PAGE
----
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FROG Week looks different, but training leaders remains the mission

August 19, 2020

Structure has always been part of Freshman Recruit Orientation Group (FROG) Week at the University of North Georgia (UNG). It has only increased this year with social distancing, masks and other health and safety protocols implemented as the Corps of Cadets welcomed about 180 freshmen to campus for the Aug. 6-15 training event.

"FROG Week may look a little different this year because we're following the COVID-19 guidelines to keep every cadet healthy and safe," said retired Col. Joseph Matthews, commandant of cadets at UNG. "What has not changed is that we're still training the next generation of Army leaders."

FROG Week, led by cadets with supervision from the commandant staff, helps transition the incoming cadets to the military lifestyle of the Corps.

The Corps of Cadets spread move-in over two days to account for social distancing to prevent the spread of COVID-19. All FROGs were required to check in at Memorial Hall, where they received two black cloth masks and a medical screening before they could unload their belongings in a residence hall.

"Based on our structure, the Corps of Cadets is a well-equipped organization to usher in these new guidelines of social distancing and wearing a mask because we train our leaders to be very flexible and adaptable," said cadet Lt. Col. Alex Fernandez, brigade executive officer.

Masks are considered part of the cadets' uniform this year.

Eve Harris, a freshman from Rochester, Minnesota, is pursuing a degree in modern languages with a Chinese language and literature concentration. She appreciated the chance to start off her time at UNG with such a strenuous training.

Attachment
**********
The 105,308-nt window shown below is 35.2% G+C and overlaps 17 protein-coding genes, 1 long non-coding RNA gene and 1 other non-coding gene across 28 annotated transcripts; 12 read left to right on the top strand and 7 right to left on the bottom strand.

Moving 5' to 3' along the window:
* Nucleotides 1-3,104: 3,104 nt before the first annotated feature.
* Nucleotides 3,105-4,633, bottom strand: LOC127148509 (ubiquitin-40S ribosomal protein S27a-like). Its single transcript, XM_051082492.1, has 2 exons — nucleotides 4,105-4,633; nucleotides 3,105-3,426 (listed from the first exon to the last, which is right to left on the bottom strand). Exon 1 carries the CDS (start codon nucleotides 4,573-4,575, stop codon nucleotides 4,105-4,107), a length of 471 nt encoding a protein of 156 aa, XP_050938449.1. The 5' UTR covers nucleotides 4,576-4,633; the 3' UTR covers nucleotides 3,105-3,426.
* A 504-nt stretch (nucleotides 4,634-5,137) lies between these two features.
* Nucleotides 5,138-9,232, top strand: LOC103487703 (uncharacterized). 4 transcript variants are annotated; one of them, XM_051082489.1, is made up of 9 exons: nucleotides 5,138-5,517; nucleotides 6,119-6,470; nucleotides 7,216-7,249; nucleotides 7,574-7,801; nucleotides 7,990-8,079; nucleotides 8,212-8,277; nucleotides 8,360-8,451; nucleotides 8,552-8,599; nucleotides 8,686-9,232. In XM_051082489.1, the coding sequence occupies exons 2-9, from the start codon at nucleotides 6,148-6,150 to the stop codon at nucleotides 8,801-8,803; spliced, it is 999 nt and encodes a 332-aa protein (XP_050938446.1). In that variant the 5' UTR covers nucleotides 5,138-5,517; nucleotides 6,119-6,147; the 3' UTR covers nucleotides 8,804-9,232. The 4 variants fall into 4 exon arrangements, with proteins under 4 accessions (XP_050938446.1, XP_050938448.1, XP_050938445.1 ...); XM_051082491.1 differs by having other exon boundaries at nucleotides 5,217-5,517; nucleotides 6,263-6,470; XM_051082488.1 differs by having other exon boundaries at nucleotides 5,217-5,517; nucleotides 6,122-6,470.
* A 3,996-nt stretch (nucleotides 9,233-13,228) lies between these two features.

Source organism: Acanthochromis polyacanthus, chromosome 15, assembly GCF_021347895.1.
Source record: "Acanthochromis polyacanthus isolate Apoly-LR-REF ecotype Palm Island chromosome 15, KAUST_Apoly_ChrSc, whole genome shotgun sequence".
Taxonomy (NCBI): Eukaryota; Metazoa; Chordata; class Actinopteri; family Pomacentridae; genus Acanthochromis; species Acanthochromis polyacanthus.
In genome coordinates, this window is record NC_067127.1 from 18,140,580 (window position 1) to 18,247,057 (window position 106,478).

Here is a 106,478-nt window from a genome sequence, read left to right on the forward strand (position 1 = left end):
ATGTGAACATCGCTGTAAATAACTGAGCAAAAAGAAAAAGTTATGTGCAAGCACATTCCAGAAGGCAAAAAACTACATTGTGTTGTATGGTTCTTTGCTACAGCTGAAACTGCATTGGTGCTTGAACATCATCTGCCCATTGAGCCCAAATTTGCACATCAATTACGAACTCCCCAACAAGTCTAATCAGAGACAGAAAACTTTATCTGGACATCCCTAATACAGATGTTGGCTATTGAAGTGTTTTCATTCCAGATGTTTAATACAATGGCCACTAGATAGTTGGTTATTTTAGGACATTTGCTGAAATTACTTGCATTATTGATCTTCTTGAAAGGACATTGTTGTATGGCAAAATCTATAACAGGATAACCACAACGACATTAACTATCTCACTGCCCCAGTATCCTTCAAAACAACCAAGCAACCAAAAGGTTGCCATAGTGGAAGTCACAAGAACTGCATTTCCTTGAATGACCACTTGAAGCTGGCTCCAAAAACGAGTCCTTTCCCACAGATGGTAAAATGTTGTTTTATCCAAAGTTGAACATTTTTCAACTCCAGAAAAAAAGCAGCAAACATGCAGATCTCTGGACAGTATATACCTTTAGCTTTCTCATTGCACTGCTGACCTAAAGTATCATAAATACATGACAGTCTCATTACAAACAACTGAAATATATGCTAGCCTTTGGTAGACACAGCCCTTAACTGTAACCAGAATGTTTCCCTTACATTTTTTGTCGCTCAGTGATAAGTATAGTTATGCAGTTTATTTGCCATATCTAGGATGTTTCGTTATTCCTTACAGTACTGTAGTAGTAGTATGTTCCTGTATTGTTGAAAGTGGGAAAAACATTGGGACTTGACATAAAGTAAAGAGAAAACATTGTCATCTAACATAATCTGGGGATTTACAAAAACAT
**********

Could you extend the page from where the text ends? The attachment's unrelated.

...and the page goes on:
"We're all going through it together," said Harris, who is part of UNG's Chinese Language Flagship. "It's not just me. It's everybody."

In previous years, the main adjustments from earlier FROG Weeks involved implementing feedback from after-action reviews. This year's event required a complete reimagining of the schedule.

Team-building activities at Pine Valley Recreation Complex were not possible due to the logistics of transporting cadets in a safe manner. The road march and rappelling moved on campus from the traditional location at the Army 5th Ranger Training Battalion's Camp Frank D. Merrill.

Flexibility was an integral portion of the week. For example, cadet leadership moved in Aug. 1, which was ahead of when some could make it to campus.

"The Corps leadership has been resilient," said cadet Maj. Samantha Ethridge, brigade administration officer. "We have company-level cadre running brigade operations right now, and they're doing a fantastic job. We're all helping each other out to make things go as smoothly as possible."

It was a memorable week for Harris.

"It's tough," she said. "But I love it."

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